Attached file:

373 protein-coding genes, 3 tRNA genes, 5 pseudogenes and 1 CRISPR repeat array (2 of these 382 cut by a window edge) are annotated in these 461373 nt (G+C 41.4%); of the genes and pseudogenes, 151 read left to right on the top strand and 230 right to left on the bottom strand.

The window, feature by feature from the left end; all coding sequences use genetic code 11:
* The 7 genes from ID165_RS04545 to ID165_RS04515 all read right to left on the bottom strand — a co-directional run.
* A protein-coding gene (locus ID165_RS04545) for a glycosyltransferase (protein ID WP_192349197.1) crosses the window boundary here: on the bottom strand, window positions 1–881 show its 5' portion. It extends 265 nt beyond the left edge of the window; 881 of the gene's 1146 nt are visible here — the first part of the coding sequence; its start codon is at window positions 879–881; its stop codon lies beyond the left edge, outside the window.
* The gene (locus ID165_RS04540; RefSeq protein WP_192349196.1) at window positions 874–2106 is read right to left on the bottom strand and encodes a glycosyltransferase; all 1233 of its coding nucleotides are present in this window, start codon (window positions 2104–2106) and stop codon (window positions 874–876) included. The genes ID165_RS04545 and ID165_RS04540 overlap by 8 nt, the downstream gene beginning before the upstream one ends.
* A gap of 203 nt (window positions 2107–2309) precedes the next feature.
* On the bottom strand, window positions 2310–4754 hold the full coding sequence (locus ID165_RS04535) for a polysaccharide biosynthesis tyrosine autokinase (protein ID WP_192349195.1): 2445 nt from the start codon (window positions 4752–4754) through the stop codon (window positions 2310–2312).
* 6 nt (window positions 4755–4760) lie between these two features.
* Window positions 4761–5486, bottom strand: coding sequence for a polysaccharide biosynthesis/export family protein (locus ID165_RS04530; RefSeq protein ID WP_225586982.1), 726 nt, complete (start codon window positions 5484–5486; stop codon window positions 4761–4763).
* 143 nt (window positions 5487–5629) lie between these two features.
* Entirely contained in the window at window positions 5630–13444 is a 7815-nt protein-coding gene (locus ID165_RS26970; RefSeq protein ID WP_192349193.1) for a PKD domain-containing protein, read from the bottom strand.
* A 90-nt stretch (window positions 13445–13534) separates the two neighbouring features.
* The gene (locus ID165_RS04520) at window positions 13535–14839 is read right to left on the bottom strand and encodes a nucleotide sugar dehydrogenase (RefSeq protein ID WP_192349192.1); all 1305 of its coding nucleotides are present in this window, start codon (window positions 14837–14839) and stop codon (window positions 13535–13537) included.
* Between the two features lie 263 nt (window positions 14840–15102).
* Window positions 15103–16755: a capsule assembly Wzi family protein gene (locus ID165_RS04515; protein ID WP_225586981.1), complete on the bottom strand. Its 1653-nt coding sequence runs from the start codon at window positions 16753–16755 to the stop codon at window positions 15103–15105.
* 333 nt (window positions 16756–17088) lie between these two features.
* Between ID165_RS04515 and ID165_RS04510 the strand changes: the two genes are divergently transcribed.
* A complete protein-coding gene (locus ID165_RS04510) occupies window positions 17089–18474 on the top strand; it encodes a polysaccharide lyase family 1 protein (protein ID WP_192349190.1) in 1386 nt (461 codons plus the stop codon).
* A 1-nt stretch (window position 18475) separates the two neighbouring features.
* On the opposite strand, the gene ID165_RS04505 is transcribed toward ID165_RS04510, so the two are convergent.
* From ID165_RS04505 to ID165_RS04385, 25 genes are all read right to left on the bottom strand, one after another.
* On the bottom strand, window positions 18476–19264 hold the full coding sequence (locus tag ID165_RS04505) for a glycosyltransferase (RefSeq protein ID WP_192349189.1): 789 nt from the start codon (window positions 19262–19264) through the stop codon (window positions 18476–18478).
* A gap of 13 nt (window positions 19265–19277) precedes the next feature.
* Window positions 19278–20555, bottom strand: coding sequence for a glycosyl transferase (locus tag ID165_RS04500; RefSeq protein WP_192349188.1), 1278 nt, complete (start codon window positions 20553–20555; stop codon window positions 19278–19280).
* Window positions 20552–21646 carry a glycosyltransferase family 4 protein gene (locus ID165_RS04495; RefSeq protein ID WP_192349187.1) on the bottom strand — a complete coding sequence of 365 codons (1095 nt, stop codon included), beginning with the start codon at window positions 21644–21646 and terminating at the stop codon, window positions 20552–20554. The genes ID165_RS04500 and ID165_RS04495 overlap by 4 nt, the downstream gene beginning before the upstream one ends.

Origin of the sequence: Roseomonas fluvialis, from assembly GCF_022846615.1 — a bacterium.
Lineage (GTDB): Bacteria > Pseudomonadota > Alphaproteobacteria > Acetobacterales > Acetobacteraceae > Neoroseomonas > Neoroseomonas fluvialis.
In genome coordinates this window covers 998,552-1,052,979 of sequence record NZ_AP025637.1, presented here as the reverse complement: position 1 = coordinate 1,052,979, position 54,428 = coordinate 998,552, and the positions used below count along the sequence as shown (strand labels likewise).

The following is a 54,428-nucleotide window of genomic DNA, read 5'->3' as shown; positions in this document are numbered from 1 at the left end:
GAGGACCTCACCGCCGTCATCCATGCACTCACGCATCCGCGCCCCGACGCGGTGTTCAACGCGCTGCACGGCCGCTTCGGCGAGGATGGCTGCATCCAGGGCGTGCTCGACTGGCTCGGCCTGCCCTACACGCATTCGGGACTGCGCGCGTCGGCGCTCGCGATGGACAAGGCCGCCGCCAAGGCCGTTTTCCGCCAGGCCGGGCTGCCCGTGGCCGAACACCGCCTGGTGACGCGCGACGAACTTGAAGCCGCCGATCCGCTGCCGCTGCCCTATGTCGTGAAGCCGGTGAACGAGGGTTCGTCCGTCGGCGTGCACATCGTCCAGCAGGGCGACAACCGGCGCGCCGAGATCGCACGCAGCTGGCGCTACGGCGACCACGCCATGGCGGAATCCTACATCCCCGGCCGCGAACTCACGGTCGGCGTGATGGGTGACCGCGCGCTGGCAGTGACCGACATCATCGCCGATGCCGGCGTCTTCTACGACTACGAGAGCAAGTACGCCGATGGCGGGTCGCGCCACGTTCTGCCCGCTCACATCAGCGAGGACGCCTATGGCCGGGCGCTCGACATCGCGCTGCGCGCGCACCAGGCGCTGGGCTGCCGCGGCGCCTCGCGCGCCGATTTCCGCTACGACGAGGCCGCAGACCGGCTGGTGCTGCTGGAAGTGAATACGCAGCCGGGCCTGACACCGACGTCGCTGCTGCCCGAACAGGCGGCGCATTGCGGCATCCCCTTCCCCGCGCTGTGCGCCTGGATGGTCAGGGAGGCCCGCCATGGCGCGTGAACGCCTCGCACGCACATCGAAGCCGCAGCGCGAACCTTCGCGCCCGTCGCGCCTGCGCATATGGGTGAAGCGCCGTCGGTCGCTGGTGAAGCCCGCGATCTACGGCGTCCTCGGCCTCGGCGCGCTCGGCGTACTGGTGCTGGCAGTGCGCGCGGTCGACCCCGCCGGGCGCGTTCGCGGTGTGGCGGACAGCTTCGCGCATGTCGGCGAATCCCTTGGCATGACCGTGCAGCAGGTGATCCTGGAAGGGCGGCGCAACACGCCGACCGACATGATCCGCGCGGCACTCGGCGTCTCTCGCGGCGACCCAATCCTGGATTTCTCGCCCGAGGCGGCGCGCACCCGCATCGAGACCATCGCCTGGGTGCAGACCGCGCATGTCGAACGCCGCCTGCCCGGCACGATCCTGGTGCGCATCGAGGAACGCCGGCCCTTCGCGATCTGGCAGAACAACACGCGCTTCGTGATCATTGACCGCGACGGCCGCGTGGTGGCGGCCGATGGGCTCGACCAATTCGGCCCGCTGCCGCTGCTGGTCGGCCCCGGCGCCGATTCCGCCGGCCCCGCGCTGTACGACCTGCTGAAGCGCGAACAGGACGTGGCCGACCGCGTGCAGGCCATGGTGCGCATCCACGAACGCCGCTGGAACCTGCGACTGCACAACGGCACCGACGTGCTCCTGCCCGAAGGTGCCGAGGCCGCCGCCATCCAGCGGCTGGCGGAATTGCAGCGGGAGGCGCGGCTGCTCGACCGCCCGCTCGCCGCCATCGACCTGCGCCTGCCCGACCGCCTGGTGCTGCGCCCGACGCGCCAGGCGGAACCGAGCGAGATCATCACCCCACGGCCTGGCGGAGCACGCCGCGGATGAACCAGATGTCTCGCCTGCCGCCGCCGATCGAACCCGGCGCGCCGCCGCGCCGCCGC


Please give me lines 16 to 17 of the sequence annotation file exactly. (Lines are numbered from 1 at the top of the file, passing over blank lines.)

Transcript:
* 333 nt (window positions 16756–17088) lie between these two features.
* Between ID165_RS04515 and ID165_RS04510 the strand changes: the two genes are divergently transcribed.